Panini, in particular, brought along one of the most important cars in its collection, the 1958 Maserati 420/M/58 that was built, as a one off, to take part in the 1958 500 Miles of Monza, in which it was driven by Sir Stirling Moss. Despite its short competition life — basically, it was raced only once —, this car, equipped with a V8 4.2-liter engine, entered the history books for its amazing looks, and also because it was the very first Italian racing car to wear colors of a non-technical sponsor, the Eldorado ice cream company. The car as a whole boasts some amazing details, and the fabric covering the seat is, still today, one of the most beautiful types ever used for a racing car. The highlight from the Museo Stanguellini was the 1947 Stanguellini 1100 Sport Ala d’Oro. Equipped with the four-cylinder 1.1-liter engine derived from the Fiat 508C, this car features a wonderful spider body designed by a young Francesco Stanguellini Jr., son of the company’s founder, Francesco Sr.
Roland Asch celebration
German racer Roland Asch, 67, originally from Altingen, a few kilometers from Stuttgart, was hugely successful in tourism series competitions during the 1980s and 1990s, driving both Mercedes Benzes (the W201 190 in the DTM) and Porsches (racing with the rear engine 911 in the Carrera Cup series and the front engine 944 in the Turbo Cup). To celebrate his successes, a rich selection of his most successful cars was put on show in Stuttgart. The cars were arranged to create a sort of starting grid, and for each one there was a label, showing the races it won: a nice idea that made a very interesting and attractive feature.
German classic car clubs
The most important German clubs had stands in Stuttgart, and some of them put on really excellent displays. BMW, for example, was represented directly by its clubs which exhibited some stunningly beautiful cars, while Mercedes Benz and Porsche, as well as contributing to the show with their official stands, were also supported by club stands. The only Lancia Stratos shown in Stuttgart was at the Lancia Club “Interessen-Gemeinschaft E.V.” stand. This was the very car raced by Andruet/Biche (DNF because of an accident) in the 1975 Monte Carlo Rally with Alitalia livery. VDH, one of the biggest Mercedes clubs in Germany, brought along a full “fintail” car, of which only the metal parts of the body remain; every single part had a price written on it. This club famously has a used parts shop at its headquarters, and with “fintail” parts now in increasing demand and getting harder and harder to find, they took this event as an opportunity to promote their stock, indicating the prices reserved for their members. The Mercedes 190E-16V Club e.V. brought along one of the most interesting cars of the show, the 190E 2.3-16 driven by Niki Lauda in the 1984 Nürburgring race against eight other former F1 World Champions and a grand total of 19 F1 drivers, all in identical cars. The victory went to a very young and still unknown Brazilian driver, Ayrton Senna, whose car is now in the MB Museum, while second place went to the, back then, two-times world champion Niki Lauda.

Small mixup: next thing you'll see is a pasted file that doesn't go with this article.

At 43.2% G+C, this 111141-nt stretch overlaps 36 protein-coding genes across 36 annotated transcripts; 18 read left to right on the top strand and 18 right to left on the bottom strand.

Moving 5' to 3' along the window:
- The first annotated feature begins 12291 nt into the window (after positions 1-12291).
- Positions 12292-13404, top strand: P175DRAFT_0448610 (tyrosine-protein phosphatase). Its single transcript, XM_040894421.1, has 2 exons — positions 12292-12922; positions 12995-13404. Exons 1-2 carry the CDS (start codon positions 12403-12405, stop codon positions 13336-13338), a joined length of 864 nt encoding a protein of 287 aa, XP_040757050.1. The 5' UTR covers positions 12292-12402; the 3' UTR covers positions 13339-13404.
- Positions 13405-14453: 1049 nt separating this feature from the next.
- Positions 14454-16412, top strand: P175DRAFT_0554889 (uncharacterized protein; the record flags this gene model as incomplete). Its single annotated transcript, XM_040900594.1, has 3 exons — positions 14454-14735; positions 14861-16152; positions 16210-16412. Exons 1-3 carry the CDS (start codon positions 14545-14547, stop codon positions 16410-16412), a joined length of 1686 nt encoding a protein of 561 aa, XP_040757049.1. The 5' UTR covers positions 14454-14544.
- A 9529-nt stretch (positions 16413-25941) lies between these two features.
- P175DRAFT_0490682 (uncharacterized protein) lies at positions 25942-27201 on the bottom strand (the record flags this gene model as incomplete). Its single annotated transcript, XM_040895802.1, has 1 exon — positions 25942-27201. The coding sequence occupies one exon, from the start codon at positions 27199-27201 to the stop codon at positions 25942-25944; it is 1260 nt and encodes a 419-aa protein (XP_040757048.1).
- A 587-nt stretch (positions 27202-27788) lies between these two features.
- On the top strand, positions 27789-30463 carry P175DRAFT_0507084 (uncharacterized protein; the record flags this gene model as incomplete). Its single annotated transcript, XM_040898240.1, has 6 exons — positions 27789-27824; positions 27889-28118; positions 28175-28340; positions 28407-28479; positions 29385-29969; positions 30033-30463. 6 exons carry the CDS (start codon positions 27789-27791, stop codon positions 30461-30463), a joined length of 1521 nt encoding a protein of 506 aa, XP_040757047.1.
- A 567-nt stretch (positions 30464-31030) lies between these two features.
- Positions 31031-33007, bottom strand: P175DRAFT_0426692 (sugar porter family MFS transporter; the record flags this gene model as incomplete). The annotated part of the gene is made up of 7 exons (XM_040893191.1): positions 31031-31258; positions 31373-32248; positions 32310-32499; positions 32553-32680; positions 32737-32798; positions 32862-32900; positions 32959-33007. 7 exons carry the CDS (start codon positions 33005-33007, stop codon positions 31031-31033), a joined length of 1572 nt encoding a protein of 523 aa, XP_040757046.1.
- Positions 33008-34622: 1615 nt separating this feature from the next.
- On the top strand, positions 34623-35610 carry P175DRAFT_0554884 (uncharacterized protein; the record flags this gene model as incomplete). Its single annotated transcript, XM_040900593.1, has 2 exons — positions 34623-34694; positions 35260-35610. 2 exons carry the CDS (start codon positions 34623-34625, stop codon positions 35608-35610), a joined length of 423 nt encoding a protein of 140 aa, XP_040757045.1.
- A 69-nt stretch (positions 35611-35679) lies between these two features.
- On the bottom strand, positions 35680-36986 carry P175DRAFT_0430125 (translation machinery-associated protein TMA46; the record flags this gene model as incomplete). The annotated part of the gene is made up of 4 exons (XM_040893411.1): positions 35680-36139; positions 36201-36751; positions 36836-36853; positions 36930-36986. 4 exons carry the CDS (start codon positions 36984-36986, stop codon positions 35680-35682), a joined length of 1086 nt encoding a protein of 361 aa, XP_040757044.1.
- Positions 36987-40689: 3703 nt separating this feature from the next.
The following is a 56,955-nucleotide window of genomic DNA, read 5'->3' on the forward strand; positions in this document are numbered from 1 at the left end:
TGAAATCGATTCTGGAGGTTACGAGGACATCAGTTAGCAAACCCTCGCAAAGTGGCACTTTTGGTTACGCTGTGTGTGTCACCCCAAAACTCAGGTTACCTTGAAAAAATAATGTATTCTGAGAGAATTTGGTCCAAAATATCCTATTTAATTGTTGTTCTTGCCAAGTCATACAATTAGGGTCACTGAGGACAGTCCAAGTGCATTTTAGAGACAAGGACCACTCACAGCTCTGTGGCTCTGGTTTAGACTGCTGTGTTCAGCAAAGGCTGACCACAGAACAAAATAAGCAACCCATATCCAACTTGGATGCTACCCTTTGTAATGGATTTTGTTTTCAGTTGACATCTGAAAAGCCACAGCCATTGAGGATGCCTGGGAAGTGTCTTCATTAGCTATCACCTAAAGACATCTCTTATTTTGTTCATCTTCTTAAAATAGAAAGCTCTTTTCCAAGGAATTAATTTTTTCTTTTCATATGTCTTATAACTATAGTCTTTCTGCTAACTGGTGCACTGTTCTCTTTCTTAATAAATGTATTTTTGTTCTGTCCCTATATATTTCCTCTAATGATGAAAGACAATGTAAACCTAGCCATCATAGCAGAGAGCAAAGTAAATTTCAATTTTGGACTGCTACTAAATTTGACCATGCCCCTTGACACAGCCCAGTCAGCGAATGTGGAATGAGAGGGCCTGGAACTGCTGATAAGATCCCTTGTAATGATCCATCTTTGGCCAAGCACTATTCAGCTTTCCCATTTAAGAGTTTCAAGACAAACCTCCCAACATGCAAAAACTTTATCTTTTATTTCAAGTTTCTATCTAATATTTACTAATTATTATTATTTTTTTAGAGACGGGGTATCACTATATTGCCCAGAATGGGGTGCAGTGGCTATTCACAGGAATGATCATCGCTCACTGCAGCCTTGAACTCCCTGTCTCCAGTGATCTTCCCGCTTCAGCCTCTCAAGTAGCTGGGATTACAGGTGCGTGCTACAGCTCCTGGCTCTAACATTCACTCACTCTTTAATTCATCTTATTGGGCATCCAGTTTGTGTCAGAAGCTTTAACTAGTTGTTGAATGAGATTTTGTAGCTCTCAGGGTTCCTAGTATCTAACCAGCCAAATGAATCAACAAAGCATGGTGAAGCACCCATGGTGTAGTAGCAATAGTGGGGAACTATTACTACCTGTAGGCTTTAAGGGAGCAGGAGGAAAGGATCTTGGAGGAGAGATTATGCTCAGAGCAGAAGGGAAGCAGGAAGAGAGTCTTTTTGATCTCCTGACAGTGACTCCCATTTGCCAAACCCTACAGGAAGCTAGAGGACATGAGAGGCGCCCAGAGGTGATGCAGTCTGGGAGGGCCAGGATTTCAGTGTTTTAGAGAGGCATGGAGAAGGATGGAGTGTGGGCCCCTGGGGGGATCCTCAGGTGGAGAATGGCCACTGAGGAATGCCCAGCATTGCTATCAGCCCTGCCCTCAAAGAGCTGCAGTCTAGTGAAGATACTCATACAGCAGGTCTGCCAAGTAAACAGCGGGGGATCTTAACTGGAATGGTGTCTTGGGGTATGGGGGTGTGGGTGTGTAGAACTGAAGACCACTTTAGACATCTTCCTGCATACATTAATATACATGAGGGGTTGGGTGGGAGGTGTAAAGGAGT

Mercedes Benz and Porsche
These two manufacturers, which might be considered the “hosts” of the event, welcomed the visitors with two amazing exhibitions. Mercedes Benz, this year celebrating its sport series, showed, among other things, the Simplex, which was the very first Mercedes created with a view to racing. Today considered the first “modern” car, this is the model that established the brand as a technologically advanced, refined, fast and reliable manufacturer. Porsche brought two iconic rally cars, namely the 1978 911 SC Safari, driven by Waldegaard, and the 1986 959 driven in the Paris to Dakar Grand Raid by Kussmaul. Both were set against a backdrop showing an appropriate landscape.
The James Bond Fan Club
The James Bond Club Deutschland exhibited 2 Lotus Esprits (one normally aspirated and the other a turbo), both used during filming of two of the 007 movies starring Roger Moore: The Spy Who Loved Me and For Your Eyes Only. The display was very well done, including not only the two cars but also detailed information on the geographical locations (complete with satellite coordinates to reach them) where the cars made their film appearances, and a full set of photographs of the two cars, with the actors, taken on the sets or for promotional purposes.
We were delighted to run into Stefan Röhrig in the crowd at Retro Classics Stuttgart. Röhrig, having spent a couple of decades in the Mercedes Benz Classic department, is now part of VDA, the German association of the car industry. In this organization, he heads the department of classic vehicles which oversees the classic car activities of various organizations, from the most important car manufacturers to parts manufacturers, traders and so on. The VDA allows them to speak, with a single voice, with the German government and leading institutions. We will soon return to our fascinating conversation with Mr Röhrig, because we found him to be absolutely clear on the risks now facing the classic car movement, mainly concerning restrictions on their use, and also on the possible solutions.
All photos courtesy of the author, © Massimo Delbò.